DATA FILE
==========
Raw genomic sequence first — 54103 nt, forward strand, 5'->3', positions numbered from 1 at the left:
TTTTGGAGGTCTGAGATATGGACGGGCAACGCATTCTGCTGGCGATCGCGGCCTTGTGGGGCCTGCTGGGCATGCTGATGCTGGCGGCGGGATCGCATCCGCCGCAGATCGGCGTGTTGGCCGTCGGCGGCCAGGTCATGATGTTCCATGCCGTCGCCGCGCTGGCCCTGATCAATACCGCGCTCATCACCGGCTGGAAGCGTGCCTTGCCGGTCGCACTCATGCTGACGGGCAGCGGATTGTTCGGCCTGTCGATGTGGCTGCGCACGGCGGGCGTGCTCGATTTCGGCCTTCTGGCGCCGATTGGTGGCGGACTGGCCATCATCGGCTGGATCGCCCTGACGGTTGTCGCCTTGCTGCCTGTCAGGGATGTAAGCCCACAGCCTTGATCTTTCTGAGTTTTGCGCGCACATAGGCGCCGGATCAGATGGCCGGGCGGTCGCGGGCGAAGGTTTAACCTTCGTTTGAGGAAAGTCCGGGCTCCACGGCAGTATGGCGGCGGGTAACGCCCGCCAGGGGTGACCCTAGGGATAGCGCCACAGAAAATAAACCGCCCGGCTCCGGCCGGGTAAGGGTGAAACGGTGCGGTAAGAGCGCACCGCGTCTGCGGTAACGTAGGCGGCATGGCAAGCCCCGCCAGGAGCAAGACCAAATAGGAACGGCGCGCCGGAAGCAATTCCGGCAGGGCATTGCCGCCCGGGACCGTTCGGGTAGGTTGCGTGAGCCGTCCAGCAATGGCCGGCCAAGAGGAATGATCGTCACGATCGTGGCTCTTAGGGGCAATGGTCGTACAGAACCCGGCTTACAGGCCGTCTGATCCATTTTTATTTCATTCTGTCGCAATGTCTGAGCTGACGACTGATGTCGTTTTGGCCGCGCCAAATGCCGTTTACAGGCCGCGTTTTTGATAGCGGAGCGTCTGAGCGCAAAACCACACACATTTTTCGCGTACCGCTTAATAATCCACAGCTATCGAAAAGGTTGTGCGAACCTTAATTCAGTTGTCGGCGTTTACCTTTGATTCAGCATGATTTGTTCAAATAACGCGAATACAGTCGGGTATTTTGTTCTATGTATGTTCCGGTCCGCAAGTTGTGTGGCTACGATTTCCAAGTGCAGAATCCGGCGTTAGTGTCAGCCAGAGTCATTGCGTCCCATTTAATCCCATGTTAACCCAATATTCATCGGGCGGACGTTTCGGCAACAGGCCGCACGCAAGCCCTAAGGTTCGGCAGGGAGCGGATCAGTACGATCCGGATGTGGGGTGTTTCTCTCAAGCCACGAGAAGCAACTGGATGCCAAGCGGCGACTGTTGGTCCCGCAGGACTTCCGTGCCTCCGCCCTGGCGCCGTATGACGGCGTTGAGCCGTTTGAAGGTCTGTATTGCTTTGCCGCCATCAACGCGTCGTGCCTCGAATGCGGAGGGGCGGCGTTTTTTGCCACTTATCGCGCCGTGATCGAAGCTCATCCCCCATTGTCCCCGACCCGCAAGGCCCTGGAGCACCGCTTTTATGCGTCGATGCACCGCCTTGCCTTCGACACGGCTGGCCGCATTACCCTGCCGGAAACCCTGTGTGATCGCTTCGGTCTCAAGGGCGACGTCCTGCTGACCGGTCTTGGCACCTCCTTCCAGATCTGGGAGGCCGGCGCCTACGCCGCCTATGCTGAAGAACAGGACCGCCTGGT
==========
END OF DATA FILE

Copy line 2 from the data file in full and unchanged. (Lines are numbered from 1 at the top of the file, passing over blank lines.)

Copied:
TTTTGGAGGTCTGAGATATGGACGGGCAACGCATTCTGCTGGCGATCGCGGCCTTGTGGGGCCTGCTGGGCATGCTGATGCTGGCGGCGGGATCGCATCCGCCGCAGATCGGCGTGTTGGCCGTCGGCGGCCAGGTCATGATGTTCCATGCCGTCGCCGCGCTGGCCCTGATCAATACCGCGCTCATCACCGGCTGGAAGCGTGCCTTGCCGGTCGCACTCATGCTGACGGGCAGCGGATTGTTCGGCCTGTCGATGTGGCTGCGCACGGCGGGCGTGCTCGATTTCGGCCTTCTGGCGCCGATTGGTGGCGGACTGGCCATCATCGGCTGGATCGCCCTGACGGTTGTCGCCTTGCTGCCTGTCAGGGATGTAAGCCCACAGCCTTGATCTTTCTGAGTTTTGCGCGCACATAGGCGCCGGATCAGATGGCCGGGCGGTCGCGGGCGAAGGTTTAACCTTCGTTTGAGGAAAGTCCGGGCTCCACGGCAGTATGGCGGCGGGTAACGCCCGCCAGGGGTGACCCTAGGGATAGCGCCACAGAAAATAAACCGCCCGGCTCCGGCCGGGTAAGGGTGAAACGGTGCGGTAAGAGCGCACCGCGTCTGCGGTAACGTAGGCGGCATGGCAAGCCCCGCCAGGAGCAAGACCAAATAGGAACGGCGCGCCGGAAGCAATTCCGGCAGGGCATTGCCGCCCGGGACCGTTCGGGTAGGTTGCGTGAGCCGTCCAGCAATGGCCGGCCAAGAGGAATGATCGTCACGATCGTGGCTCTTAGGGGCAATGGTCGTACAGAACCCGGCTTACAGGCCGTCTGATCCATTTTTATTTCATTCTGTCGCAATGTCTGAGCTGACGACTGATGTCGTTTTGGCCGCGCCAAATGCCGTTTACAGGCCGCGTTTTTGATAGCGGAGCGTCTGAGCGCAAAACCACACACATTTTTCGCGTACCGCTTAATAATCCACAGCTATCGAAAAGGTTGTGCGAACCTTAATTCAGTTGTCGGCGTTTACCTTTGATTCAGCATGATTTGTTCAAATAACGCGAATACAGTCGGGTATTTTGTTCTATGTATGTTCCGGTCCGCAAGTTGTGTGGCTACGATTTCCAAGTGCAGAATCCGGCGTTAGTGTCAGCCAGAGTCATTGCGTCCCATTTAATCCCATGTTAACCCAATATTCATCGGGCGGACGTTTCGGCAACAGGCCGCACGCAAGCCCTAAGGTTCGGCAGGGAGCGGATCAGTACGATCCGGATGTGGGGTGTTTCTCTCAAGCCACGAGAAGCAACTGGATGCCAAGCGGCGACTGTTGGTCCCGCAGGACTTCCGTGCCTCCGCCCTGGCGCCGTATGACGGCGTTGAGCCGTTTGAAGGTCTGTATTGCTTTGCCGCCATCAACGCGTCGTGCCTCGAATGCGGAGGGGCGGCGTTTTTTGCCACTTATCGCGCCGTGATCGAAGCTCATCCCCCATTGTCCCCGACCCGCAAGGCCCTGGAGCACCGCTTTTATGCGTCGATGCACCGCCTTGCCTTCGACACGGCTGGCCGCATTACCCTGCCGGAAACCCTGTGTGATCGCTTCGGTCTCAAGGGCGACGTCCTGCTGACCGGTCTTGGCACCTCCTTCCAGATCTGGGAGGCCGGCGCCTACGCCGCCTATGCTGAAGAACAGGACCGCCTGGT